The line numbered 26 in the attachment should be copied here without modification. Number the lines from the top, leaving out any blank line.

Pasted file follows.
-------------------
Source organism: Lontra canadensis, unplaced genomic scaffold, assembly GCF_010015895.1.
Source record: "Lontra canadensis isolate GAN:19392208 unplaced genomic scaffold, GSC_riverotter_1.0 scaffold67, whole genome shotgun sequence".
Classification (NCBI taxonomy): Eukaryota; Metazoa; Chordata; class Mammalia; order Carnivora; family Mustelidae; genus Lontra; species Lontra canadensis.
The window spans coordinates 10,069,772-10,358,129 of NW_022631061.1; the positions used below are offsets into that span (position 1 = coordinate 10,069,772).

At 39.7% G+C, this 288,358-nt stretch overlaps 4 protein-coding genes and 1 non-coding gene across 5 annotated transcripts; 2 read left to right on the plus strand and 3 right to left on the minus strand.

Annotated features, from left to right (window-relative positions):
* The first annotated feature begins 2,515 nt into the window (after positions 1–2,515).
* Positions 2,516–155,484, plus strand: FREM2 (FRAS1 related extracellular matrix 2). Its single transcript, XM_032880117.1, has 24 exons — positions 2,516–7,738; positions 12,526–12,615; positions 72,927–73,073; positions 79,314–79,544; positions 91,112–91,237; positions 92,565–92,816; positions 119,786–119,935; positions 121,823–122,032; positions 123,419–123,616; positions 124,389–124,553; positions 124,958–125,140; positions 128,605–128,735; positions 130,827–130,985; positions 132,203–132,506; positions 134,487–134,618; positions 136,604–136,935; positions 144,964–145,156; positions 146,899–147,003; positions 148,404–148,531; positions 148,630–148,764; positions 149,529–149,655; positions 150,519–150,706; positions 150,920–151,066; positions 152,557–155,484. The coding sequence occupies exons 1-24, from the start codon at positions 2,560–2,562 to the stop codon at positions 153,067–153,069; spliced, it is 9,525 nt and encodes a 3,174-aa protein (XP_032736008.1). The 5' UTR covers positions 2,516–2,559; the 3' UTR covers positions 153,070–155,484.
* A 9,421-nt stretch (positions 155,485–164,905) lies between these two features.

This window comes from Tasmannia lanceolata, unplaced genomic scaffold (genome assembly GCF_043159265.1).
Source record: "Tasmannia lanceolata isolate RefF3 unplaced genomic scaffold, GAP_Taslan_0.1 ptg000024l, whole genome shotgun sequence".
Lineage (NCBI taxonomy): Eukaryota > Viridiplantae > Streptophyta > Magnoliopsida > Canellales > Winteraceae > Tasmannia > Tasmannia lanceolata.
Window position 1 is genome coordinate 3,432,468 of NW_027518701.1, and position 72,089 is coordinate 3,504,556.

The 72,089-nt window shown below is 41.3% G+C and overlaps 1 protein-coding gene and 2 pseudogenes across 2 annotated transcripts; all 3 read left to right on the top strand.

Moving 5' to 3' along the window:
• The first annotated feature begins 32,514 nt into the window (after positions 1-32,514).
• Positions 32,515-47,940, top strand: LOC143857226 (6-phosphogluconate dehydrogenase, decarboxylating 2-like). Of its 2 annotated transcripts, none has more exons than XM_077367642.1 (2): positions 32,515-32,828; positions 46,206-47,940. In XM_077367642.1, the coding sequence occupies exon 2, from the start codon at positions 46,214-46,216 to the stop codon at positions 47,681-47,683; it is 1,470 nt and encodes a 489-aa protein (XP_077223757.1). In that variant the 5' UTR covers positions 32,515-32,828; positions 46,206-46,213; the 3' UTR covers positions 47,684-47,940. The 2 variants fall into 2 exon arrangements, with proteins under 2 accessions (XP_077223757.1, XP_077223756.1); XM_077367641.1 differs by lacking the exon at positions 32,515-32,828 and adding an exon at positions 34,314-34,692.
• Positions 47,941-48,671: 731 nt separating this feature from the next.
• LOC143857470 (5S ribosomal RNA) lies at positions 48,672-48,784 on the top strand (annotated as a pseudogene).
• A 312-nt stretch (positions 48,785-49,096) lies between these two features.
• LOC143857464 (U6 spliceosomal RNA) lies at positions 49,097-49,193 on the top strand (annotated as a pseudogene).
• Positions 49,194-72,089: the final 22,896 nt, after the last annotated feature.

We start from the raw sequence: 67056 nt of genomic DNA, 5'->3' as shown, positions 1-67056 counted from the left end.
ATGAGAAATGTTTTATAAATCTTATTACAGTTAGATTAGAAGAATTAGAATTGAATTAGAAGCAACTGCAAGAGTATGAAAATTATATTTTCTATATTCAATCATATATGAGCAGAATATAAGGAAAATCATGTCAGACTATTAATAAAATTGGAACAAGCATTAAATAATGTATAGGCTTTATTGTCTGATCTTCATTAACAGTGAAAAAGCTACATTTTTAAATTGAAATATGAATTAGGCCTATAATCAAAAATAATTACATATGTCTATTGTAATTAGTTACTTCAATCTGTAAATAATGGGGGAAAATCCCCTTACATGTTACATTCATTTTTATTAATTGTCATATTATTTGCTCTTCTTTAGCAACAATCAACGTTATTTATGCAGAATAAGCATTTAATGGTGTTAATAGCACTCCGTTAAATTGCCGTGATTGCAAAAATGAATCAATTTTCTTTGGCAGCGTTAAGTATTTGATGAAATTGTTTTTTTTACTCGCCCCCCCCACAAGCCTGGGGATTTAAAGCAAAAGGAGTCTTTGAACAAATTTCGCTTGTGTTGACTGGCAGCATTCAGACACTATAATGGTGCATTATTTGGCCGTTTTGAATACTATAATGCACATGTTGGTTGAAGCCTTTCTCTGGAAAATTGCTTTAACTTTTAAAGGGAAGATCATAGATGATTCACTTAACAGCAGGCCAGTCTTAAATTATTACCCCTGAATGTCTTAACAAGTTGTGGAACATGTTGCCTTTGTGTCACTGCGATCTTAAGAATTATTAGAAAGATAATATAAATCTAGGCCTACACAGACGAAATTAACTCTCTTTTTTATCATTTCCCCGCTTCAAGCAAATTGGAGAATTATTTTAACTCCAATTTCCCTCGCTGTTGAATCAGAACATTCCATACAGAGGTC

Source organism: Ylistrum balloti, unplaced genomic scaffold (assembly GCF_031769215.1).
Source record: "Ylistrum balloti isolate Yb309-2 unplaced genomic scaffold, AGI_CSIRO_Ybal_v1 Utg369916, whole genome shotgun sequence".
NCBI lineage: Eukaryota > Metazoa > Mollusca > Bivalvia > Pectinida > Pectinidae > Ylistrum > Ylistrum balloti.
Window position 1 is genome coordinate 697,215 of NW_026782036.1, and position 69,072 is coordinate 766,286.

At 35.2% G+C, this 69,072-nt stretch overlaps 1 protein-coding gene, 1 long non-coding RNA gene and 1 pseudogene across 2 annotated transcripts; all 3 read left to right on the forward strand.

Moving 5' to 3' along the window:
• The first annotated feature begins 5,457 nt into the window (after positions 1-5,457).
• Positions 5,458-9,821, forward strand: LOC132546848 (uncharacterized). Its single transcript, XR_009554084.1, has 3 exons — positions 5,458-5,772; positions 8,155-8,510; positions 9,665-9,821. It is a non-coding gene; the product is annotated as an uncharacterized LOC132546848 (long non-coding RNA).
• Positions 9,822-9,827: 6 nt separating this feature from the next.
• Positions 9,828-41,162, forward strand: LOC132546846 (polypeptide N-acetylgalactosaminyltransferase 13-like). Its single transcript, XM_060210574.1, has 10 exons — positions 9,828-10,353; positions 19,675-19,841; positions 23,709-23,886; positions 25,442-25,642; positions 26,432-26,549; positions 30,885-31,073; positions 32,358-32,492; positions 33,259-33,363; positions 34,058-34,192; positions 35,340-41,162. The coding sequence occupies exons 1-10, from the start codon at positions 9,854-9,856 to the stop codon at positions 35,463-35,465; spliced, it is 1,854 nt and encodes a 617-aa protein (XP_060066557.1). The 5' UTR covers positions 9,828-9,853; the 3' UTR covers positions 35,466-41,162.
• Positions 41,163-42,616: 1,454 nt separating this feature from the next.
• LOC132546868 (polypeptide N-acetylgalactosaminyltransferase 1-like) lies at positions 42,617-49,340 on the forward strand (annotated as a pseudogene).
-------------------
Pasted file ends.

Source record: "Ylistrum balloti isolate Yb309-2 unplaced genomic scaffold, AGI_CSIRO_Ybal_v1 Utg369916, whole genome shotgun sequence".